And so far the relationship, waiting to be able to materialize other projects that at the moment I only have in mind, although in parallel to the design of these fonts I have also been making adaptations of them (and additional creations) for the two main editing programs of tablatures, the Django and the Fronimo.
David, when was this hobby born? Have you had any references or drivers to develop your work?
If I had to choose a moment as the starting point of this hobby, it is possible that everything derives from a conversation that Javier Hervás and I had during the course that Patt O’Brien taught in Gijón in 2002. Already at that time I had tried to create my first writing style of my own to edit tabs my way, although I still did it by hand drawing pen and sepia ink on carefully aged, lined paper (the following image of Dowland’s fantasy imitating Folger’s manuscript sums it all up ).
Knowing this, Javier told me about a manuscript of baroque music that, after having survived a fire and other vicissitudes, could be calligraphically reconstructed and subsequently published.
The truth is that we never agreed to carry out the project (possibly due to lack of time, given the insistence with which I proposed it) and I do not even have the exact reference of the battered manuscript, but the truth is that thereafter, convinced that at least this way I could edit any tablature much faster without completely renouncing the beauty of the old, I set out to design the necessary fonts to reproduce the writings of the Folger and Dresden manuscripts, which were the that first came to my hands.
In addition, Patt himself provided all the students with a large corpus of facsimiles of books for baroque lute that only added fuel to that dream of publishing old-fashioned tablature.
After so many hours invested, with such meticulous and delicate work, you are a privileged connoisseur of all the secrets of each typeface. Which of them would you choose? Which one is your favorite?
It is difficult to stay with just one of the fonts or handwritten styles that run through the more than two hundred years of history of lute tablature, but there are undoubtedly certain milestones that are very difficult to overcome in beauty. The book by Capirola probably occurs to me, with those exuberantly minified margins and those beautiful examples of Italian humanistic writing: without a doubt, the perfect example to convert into a font, especially since it has that broad introduction from which to extract the almost complete alphabet.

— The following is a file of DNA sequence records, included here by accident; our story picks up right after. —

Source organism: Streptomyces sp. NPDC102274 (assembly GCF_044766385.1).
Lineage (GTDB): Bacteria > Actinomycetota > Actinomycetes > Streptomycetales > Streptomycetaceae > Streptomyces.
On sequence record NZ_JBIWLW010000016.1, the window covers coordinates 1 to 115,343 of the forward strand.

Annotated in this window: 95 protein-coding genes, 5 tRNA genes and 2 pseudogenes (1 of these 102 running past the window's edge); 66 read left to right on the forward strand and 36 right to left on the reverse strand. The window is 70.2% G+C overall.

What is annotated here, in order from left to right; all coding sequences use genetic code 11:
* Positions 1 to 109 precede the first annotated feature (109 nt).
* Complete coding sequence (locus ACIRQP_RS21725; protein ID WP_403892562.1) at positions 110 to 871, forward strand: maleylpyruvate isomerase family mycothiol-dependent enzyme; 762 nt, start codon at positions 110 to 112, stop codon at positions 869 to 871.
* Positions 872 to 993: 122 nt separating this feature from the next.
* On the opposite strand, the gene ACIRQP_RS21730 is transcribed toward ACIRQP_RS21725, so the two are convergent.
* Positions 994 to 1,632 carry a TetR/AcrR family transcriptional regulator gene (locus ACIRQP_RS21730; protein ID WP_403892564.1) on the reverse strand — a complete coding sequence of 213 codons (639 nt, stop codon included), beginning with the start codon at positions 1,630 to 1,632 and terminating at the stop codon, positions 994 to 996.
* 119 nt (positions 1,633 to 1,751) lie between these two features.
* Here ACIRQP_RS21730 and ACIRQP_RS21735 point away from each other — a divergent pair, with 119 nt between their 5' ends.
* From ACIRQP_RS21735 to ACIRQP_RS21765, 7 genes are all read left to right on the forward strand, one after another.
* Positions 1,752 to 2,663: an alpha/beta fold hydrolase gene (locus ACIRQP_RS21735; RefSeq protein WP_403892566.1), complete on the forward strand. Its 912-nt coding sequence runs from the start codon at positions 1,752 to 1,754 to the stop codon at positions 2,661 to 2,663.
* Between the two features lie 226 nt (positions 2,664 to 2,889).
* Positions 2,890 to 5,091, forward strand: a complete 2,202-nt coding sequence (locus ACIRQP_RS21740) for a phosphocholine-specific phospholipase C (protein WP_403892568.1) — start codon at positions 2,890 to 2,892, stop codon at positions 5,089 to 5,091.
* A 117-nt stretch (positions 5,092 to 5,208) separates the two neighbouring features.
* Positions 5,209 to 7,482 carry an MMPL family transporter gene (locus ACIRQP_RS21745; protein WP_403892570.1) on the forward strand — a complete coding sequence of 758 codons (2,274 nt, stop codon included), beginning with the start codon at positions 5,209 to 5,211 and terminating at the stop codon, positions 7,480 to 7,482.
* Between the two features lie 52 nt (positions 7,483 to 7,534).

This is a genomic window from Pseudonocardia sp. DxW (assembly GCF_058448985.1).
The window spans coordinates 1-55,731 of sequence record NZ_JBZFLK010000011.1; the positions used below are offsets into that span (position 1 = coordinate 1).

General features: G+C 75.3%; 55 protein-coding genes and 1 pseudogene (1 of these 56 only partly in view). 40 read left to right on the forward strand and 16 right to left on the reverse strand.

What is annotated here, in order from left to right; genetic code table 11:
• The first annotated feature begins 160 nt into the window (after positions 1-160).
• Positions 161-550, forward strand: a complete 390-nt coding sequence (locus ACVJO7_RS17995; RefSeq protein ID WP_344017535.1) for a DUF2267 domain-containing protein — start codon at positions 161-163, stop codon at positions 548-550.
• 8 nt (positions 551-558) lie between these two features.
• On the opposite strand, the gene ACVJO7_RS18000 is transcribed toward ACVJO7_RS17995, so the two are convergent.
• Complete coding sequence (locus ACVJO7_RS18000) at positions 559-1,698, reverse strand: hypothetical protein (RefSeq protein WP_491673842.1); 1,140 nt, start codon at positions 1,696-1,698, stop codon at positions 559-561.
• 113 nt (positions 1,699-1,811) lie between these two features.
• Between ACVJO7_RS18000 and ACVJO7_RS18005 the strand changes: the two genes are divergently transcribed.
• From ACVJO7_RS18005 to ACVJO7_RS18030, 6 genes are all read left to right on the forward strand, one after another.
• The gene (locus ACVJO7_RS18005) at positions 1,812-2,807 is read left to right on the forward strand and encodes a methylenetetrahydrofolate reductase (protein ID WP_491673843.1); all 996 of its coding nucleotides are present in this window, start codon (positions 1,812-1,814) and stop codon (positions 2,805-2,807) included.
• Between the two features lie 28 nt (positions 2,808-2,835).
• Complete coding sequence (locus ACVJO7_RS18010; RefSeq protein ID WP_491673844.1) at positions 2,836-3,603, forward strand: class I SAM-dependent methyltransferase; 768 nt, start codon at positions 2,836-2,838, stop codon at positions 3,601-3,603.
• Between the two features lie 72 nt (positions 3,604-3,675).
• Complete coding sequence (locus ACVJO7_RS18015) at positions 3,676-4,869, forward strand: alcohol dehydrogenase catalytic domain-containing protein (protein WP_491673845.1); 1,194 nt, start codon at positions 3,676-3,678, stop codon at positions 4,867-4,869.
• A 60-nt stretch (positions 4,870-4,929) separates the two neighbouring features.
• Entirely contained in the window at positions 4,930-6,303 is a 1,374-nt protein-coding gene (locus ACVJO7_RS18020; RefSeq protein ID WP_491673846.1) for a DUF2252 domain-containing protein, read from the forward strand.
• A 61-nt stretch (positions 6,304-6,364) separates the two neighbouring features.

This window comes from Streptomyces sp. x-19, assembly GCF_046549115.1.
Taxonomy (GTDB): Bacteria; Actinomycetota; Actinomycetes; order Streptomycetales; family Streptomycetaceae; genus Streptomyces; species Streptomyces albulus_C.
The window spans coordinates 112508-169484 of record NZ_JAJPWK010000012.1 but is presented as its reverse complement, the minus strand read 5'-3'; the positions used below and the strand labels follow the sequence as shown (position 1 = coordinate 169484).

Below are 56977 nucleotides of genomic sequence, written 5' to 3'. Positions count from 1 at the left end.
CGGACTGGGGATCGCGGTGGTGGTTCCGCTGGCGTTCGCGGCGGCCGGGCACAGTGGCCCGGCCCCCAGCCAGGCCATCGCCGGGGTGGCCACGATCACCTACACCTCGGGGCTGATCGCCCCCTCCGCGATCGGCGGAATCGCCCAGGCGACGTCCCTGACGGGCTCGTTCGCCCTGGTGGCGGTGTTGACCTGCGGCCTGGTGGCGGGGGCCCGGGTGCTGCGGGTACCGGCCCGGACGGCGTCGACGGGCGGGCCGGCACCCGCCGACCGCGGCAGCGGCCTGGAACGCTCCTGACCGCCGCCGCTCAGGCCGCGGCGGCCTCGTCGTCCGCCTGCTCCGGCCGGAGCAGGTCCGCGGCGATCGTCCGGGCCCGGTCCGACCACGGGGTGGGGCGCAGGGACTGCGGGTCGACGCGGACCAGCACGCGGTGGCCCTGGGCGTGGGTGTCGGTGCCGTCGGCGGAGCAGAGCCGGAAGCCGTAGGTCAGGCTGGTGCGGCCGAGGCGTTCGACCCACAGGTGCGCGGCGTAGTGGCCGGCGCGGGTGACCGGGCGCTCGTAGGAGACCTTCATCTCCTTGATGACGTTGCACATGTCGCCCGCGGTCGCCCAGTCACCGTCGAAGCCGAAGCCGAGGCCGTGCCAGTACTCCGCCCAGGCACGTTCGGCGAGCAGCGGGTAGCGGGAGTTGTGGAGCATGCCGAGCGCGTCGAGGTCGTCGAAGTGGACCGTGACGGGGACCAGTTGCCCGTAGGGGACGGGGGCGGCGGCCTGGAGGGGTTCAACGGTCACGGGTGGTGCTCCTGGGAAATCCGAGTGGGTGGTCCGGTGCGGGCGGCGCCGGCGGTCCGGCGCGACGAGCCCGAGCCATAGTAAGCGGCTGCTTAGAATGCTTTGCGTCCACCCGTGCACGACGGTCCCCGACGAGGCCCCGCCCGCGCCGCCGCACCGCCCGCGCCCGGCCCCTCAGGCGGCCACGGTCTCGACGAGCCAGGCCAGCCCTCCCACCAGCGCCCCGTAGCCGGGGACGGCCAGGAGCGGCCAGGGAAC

But it also seemed essential to me from the beginning to adapt the unmistakable style of the Milan book, really colorful in the profuse headings of the pieces thanks to the almost “textile” aspect that the density and tightness of the Gothic characters give.
In general, I enjoy more the challenge of transplanting the wide and variable lines of handwritten books to the single cells of the typographic system, but since it is still an inconvenience to have to reduce the graphic richness of the original, I have also learned to value those other constructed fonts. based on historical fonts that functioned – and do work – with enormous clarity of reading, thus prioritizing the effectiveness of movable type over the decorativeness of manual writing: these would be, for example, the cases of the books by Da Milano, Robert Dowland , Antoine Francisque or Robert Ballard, which, with the lute already in hand, offer an incomparable ease of reading (in the case of Spaniards, in my opinion the types that work best are those used in the books by Daza, Pisador and Valderrábano).
But going back to handwriting, apart from the Folger and Dresden manuscripts I would perhaps highlight, in French territory, that of Milleran for its preciousness and the books of Denis Gaultier and Jacques Gallot for its elegance; in Italy, those of Gianoncelli and Zamboni; in Spain, those of Santa Cruz and Murcia, and in the rest of Europe, those of Vallet and Kellner, although my choice is still somewhat arbitrary for too short.
Finally David, how do you think fonts evolved during the life of the plucked string?
The fact of abandoning the printing press in favor of manual writing was a trend towards the ornamental that turns certain manuscripts into true works of art. But I also think that this “primitive” system gave the earliest books a charming aspect that made them different and it is a delight to reproduce (and also with greater fidelity). Although, as I say, for me nothing is comparable to that imaginary scene on the desk where, in the light of a lamp, I can almost hear the friction caused by the calligrapher’s pen as it crawls on the rough paper that will support the music.
David, thank you very much for your valuable work, your excellent disposition and the time dedicated to this interview.